Manufacturing: Understanding Lean and Green

Open Access
McClurken, Matthew Steven
Area of Honors:
Supply Chain and Information Systems
Bachelor of Science
Document Type:
Thesis Supervisors:
  • Felisa Del Carmen Preciado, Thesis Supervisor
  • John C Spychalski, Honors Advisor
  • Lean
  • Manufacturing
  • Sustainability
  • Triple Bottom Line
  • Product Design
  • Life-Cycle Assessment
  • Energy Management
  • Design for Environment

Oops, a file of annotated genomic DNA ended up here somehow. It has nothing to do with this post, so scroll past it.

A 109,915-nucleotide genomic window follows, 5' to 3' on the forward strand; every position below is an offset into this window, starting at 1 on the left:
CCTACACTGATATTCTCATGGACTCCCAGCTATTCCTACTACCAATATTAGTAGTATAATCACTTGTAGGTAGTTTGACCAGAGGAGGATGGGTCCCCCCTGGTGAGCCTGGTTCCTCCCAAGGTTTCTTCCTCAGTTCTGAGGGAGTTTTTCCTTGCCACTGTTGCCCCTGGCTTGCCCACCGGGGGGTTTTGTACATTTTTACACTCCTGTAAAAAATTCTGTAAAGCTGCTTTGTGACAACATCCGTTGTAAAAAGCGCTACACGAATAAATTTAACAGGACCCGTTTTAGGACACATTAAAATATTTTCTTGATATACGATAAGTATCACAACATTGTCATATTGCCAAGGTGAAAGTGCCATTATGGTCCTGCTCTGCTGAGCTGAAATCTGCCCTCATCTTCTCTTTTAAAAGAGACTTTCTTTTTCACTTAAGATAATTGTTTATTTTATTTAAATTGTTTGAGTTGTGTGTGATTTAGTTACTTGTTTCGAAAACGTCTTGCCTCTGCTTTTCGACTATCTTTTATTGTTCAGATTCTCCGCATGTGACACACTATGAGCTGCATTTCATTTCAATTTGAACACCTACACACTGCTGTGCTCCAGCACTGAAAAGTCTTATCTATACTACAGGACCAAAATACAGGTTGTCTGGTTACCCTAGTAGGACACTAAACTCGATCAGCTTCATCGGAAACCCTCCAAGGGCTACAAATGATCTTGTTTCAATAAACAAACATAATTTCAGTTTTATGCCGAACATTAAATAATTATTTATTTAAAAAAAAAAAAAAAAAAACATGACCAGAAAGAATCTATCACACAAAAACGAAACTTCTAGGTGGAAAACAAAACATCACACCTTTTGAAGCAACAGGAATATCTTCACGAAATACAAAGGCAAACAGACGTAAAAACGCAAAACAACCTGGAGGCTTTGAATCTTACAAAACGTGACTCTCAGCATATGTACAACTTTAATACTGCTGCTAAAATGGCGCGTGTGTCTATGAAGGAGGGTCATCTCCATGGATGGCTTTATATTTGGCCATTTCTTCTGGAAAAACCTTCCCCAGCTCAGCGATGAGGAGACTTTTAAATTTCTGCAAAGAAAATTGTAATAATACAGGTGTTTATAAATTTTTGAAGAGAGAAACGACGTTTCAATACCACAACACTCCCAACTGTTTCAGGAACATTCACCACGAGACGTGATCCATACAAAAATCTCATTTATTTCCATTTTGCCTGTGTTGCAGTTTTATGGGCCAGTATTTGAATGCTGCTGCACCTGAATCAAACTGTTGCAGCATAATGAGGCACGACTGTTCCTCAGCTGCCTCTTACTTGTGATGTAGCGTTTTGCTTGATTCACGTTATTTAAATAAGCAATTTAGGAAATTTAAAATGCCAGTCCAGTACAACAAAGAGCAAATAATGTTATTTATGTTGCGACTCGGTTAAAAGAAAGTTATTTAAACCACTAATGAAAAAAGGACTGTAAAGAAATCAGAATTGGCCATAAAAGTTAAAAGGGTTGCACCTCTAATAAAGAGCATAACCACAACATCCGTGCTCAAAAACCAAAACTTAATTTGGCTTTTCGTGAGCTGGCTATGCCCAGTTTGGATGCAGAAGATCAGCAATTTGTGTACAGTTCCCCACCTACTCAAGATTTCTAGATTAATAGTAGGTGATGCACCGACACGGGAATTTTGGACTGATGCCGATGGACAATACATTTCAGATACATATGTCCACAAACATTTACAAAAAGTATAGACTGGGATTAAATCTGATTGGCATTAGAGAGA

The efficiency of manufacturing practices has been continuously improving over the past century. Just-in-time allowed for reductions in inventory which reduced overall costs to companies. Lean initiatives were put in place in the 1990’s in order to reduce overall waste from the manufacturing processes. Although waste reduction has environmental benefits, manufacturers do not always attempt to pursue sustainability and the triple bottom line, but rather the bottom line. Lean initiatives can be altered to create sustainability which would reduce wastes and improve the triple bottom line. Along with the addition of sustainable practices to lean, there are multiple tools that companies can implement which will have positive sustainable benefits: sustainable product design, reverse logistics, energy management, and life-cycle costing. A review of cross-industry best practices and sustainability successes will be presented.